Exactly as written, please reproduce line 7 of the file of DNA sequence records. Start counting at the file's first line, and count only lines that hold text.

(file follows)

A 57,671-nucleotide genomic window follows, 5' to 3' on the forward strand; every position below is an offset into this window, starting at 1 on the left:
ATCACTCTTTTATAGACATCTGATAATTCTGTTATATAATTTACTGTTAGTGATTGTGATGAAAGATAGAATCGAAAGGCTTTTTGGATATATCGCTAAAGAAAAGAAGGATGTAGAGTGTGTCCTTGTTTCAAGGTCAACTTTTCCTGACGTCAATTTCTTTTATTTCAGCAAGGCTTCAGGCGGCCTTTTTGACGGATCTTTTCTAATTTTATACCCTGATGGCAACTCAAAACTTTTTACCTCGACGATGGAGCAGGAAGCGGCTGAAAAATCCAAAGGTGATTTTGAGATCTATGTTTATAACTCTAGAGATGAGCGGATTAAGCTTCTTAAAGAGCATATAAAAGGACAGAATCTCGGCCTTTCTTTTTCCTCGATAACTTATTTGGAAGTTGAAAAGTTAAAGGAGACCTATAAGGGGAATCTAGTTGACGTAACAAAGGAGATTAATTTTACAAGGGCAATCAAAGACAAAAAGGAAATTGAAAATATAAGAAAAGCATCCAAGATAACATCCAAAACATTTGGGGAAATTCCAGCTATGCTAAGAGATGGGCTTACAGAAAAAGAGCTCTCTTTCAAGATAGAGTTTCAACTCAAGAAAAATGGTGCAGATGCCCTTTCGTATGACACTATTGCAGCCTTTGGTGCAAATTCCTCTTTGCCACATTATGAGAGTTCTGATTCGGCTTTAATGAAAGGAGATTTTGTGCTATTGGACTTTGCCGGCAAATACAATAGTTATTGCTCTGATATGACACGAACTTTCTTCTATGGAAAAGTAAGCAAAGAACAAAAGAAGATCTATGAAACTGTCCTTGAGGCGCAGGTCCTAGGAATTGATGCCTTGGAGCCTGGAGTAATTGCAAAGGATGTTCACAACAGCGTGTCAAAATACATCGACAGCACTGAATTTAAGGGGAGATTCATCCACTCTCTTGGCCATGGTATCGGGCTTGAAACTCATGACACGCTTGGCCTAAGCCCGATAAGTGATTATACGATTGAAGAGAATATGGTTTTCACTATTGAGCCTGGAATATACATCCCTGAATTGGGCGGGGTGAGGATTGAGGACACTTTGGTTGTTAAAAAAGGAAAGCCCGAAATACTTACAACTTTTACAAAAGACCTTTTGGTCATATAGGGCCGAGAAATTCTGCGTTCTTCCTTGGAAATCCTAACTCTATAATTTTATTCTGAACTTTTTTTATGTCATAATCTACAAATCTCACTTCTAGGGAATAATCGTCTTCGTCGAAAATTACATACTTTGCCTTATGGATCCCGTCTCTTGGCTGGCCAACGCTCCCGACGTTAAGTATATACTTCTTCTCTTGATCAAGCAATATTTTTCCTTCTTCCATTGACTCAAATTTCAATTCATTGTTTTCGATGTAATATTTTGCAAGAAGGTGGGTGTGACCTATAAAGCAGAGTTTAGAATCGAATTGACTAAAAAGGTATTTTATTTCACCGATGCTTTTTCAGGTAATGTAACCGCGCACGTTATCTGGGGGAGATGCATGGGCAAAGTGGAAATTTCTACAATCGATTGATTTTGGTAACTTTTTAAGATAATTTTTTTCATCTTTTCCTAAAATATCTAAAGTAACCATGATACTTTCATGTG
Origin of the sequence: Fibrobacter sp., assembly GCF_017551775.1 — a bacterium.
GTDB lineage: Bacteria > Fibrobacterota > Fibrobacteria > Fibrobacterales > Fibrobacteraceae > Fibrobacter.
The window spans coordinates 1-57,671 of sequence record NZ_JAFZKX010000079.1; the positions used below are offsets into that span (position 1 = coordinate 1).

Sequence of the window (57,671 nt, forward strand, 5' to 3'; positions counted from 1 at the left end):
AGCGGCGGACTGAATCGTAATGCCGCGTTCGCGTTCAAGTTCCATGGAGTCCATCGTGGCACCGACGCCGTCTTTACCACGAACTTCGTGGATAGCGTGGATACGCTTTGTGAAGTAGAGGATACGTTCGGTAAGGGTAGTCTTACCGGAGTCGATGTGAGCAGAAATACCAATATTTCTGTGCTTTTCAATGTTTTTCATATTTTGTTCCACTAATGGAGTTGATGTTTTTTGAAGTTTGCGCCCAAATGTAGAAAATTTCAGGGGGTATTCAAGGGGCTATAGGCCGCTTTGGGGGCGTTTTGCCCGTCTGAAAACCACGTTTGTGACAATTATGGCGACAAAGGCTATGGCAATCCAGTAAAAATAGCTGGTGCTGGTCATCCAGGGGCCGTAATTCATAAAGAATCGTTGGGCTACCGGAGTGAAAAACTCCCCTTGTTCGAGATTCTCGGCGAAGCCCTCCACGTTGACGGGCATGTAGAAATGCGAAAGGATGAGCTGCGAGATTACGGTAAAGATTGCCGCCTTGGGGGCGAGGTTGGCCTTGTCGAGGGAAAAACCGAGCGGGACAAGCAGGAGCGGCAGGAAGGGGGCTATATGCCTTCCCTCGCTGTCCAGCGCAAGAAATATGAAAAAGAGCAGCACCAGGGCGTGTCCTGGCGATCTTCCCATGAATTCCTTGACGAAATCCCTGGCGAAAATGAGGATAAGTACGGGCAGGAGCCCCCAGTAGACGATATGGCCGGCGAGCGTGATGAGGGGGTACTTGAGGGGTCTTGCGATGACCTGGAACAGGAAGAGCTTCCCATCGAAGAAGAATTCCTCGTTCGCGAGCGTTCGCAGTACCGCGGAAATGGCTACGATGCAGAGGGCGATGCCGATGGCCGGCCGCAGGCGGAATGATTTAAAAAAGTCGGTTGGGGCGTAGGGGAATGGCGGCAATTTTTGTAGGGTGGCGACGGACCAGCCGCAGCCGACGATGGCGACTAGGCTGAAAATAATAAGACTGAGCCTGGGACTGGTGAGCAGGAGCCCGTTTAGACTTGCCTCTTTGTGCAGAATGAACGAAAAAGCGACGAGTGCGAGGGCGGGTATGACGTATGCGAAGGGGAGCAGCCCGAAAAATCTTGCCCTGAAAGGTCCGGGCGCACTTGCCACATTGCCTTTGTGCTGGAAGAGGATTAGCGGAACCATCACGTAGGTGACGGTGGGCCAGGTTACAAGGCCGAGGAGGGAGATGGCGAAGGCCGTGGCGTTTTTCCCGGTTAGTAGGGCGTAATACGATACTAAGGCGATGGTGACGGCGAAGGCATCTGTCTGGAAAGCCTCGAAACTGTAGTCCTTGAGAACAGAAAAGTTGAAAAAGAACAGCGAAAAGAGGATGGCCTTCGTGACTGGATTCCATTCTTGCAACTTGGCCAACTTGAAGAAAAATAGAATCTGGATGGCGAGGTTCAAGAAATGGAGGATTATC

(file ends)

AGCGGCGGACTGAATCGTAATGCCGCGTTCGCGTTCAAGTTCCATGGAGTCCATCGTGGCACCGACGCCGTCTTTACCACGAACTTCGTGGATAGCGTGGATACGCTTTGTGAAGTAGAGGATACGTTCGGTAAGGGTAGTCTTACCGGAGTCGATGTGAGCAGAAATACCAATATTTCTGTGCTTTTCAATGTTTTTCATATTTTGTTCCACTAATGGAGTTGATGTTTTTTGAAGTTTGCGCCCAAATGTAGAAAATTTCAGGGGGTATTCAAGGGGCTATAGGCCGCTTTGGGGGCGTTTTGCCCGTCTGAAAACCACGTTTGTGACAATTATGGCGACAAAGGCTATGGCAATCCAGTAAAAATAGCTGGTGCTGGTCATCCAGGGGCCGTAATTCATAAAGAATCGTTGGGCTACCGGAGTGAAAAACTCCCCTTGTTCGAGATTCTCGGCGAAGCCCTCCACGTTGACGGGCATGTAGAAATGCGAAAGGATGAGCTGCGAGATTACGGTAAAGATTGCCGCCTTGGGGGCGAGGTTGGCCTTGTCGAGGGAAAAACCGAGCGGGACAAGCAGGAGCGGCAGGAAGGGGGCTATATGCCTTCCCTCGCTGTCCAGCGCAAGAAATATGAAAAAGAGCAGCACCAGGGCGTGTCCTGGCGATCTTCCCATGAATTCCTTGACGAAATCCCTGGCGAAAATGAGGATAAGTACGGGCAGGAGCCCCCAGTAGACGATATGGCCGGCGAGCGTGATGAGGGGGTACTTGAGGGGTCTTGCGATGACCTGGAACAGGAAGAGCTTCCCATCGAAGAAGAATTCCTCGTTCGCGAGCGTTCGCAGTACCGCGGAAATGGCTACGATGCAGAGGGCGATGCCGATGGCCGGCCGCAGGCGGAATGATTTAAAAAAGTCGGTTGGGGCGTAGGGGAATGGCGGCAATTTTTGTAGGGTGGCGACGGACCAGCCGCAGCCGACGATGGCGACTAGGCTGAAAATAATAAGACTGAGCCTGGGACTGGTGAGCAGGAGCCCGTTTAGACTTGCCTCTTTGTGCAGAATGAACGAAAAAGCGACGAGTGCGAGGGCGGGTATGACGTATGCGAAGGGGAGCAGCCCGAAAAATCTTGCCCTGAAAGGTCCGGGCGCACTTGCCACATTGCCTTTGTGCTGGAAGAGGATTAGCGGAACCATCACGTAGGTGACGGTGGGCCAGGTTACAAGGCCGAGGAGGGAGATGGCGAAGGCCGTGGCGTTTTTCCCGGTTAGTAGGGCGTAATACGATACTAAGGCGATGGTGACGGCGAAGGCATCTGTCTGGAAAGCCTCGAAACTGTAGTCCTTGAGAACAGAAAAGTTGAAAAAGAACAGCGAAAAGAGGATGGCCTTCGTGACTGGATTCCATTCTTGCAACTTGGCCAACTTGAAGAAAAATAGAATCTGGATGGCGAGGTTCAAGAAATGGAGGATTATC